February 2019: Highly efficient production of chiral amines in batch and continuous flow

Continuous flow biocatalysis has become increasingly popular over the past few years because it combines the intrinsic selectivity of enzymes with easy-to-use and scalable flow systems in order to enable the gram-scale production of high-value chemicals. Continuous flow biocatalysis is often performed upon immobilization of isolated enzymes. The main advantages of this approach include recyclability of enzymes along with enhanced stability, chemical selectivity and an increased operational window. In collaboration with the Swedish company EnginZyme AB and the Heterogeneous catalysis group at HIMS-UvA, the HIMS-Biocat group has immobilized two stereocomplementary transaminase enzymes via iron cation affinity binding onto polymer-coated controlled porosity glass beads (EziGTM).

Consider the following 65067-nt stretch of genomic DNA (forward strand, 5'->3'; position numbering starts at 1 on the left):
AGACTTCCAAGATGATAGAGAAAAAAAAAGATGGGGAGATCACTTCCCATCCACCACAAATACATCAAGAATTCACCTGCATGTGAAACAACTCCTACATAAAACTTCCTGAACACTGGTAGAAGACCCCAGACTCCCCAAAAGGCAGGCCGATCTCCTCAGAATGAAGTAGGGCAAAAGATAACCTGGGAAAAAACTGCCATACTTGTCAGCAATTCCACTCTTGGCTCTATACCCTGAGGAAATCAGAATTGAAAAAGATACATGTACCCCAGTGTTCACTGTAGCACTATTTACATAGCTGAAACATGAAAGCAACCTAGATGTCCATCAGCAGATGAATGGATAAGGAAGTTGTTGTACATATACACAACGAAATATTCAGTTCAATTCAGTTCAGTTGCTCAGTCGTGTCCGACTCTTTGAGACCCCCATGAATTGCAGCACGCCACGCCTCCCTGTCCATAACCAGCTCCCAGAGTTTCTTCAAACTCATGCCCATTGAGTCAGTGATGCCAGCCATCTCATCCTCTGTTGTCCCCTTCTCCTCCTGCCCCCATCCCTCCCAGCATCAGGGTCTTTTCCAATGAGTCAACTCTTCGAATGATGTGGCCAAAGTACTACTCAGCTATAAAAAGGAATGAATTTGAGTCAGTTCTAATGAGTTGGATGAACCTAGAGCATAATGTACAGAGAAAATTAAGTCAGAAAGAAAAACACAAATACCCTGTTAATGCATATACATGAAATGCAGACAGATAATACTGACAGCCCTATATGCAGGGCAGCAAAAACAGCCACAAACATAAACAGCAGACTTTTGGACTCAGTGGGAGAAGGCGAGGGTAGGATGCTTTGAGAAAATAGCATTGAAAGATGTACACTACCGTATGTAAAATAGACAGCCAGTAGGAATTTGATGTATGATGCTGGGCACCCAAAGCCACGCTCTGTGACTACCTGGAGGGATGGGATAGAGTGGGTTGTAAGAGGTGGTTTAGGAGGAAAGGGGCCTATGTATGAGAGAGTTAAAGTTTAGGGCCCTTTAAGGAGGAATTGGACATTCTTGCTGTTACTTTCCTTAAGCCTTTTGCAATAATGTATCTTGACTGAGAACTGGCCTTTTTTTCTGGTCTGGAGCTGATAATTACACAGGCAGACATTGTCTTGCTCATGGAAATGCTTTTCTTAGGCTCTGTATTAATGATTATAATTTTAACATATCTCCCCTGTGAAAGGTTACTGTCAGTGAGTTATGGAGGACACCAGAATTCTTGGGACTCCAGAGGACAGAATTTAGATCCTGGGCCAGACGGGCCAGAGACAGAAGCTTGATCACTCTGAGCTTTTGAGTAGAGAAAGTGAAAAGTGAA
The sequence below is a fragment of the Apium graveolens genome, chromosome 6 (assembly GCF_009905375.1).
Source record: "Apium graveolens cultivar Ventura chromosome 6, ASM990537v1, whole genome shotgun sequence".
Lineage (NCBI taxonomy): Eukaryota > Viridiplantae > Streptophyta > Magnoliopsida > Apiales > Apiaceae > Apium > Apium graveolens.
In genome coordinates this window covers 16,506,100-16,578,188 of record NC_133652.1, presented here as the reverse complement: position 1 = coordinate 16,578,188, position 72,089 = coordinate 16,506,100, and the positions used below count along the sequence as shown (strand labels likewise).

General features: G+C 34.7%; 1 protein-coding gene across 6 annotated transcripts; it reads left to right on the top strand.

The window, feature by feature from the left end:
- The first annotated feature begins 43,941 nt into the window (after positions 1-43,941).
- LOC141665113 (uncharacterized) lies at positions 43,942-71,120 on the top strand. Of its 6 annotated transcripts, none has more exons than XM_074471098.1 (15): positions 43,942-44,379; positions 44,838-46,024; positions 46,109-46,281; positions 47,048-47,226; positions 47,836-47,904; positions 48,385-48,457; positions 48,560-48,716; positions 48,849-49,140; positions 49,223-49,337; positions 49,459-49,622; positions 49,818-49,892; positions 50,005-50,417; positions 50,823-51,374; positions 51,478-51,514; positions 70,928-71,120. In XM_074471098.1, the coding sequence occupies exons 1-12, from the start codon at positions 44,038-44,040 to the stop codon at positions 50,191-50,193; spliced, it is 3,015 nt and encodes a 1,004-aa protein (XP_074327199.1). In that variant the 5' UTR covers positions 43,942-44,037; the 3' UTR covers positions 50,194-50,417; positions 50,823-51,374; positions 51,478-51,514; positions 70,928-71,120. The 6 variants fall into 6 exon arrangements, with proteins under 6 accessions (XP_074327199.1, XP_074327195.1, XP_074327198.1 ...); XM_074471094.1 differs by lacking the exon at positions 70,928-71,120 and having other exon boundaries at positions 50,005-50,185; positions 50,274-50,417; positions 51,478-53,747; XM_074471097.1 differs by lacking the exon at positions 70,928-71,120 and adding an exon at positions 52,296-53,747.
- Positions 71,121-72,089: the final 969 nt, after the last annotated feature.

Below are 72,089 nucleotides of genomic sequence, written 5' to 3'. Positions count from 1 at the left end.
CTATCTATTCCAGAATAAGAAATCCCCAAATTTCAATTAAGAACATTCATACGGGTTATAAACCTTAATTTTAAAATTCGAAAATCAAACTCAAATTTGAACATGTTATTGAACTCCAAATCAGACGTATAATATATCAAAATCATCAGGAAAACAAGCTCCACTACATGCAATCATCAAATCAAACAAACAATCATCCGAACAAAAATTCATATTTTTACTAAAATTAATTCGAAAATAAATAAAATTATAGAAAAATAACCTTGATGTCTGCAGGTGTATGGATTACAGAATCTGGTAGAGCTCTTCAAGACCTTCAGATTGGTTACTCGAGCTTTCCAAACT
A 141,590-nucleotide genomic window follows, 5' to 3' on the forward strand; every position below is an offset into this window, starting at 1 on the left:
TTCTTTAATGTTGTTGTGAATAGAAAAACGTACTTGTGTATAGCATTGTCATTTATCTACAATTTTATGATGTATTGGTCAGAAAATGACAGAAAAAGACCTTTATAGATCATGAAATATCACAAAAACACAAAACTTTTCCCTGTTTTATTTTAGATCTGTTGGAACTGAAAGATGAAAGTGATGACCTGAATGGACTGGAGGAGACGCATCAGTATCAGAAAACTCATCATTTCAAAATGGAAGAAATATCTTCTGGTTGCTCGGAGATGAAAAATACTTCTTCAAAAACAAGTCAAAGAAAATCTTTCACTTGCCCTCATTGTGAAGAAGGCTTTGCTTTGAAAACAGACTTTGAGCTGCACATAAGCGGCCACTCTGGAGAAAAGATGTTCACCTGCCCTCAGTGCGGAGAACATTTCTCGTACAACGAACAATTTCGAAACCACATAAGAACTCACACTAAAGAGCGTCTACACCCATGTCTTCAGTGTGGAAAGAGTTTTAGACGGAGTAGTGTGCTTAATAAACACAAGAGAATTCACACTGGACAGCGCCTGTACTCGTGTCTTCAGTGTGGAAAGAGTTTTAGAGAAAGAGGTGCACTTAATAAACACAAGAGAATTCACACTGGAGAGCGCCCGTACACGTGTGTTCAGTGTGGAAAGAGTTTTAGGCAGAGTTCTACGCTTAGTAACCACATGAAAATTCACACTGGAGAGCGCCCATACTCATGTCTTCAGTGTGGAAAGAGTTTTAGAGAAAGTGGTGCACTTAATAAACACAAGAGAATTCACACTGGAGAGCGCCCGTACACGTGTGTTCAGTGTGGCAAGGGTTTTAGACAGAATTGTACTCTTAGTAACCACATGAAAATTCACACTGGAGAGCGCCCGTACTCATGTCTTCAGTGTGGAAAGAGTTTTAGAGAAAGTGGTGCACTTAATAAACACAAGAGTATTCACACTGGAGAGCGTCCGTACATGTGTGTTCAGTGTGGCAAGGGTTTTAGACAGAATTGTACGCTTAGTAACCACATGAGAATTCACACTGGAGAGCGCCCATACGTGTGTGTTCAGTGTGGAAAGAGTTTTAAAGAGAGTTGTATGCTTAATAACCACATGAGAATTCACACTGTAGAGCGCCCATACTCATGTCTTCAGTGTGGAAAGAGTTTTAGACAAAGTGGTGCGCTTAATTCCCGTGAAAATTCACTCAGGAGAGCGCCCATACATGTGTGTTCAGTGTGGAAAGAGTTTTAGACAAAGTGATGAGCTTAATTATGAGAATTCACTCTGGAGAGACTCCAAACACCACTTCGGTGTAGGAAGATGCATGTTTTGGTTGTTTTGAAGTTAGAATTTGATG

The immobilization procedure was studied with different types of carrier materials and immobilization buffers of varying compositions, concentrations, pHs and cofactor (PLP) concentrations. An important observation was that leaching of the immobilized enzyme was not observed within 3 days of incubation. Both EziG-immobilized transaminases retained elevated activity when tested for the kinetic resolution of a racemic amine in single batch experiments. Recycling studies demonstrated that EziG-immobilized transaminase could be recycled for at least 16 consecutive cycles and always afforded quantitative conversion. Finally, EziG-immobilized transaminase was applied in a continuous flow packed-bed reactor producing several grams of chiral amine in the kinetic resolution process. The calculated space-time yield was 335 grams per liter per hour. Notably, there was no detectable loss of catalytic activity. We believe that this research highlights the potential of continuous flow biocatalysis for industrial manufacturing of high value chemicals.

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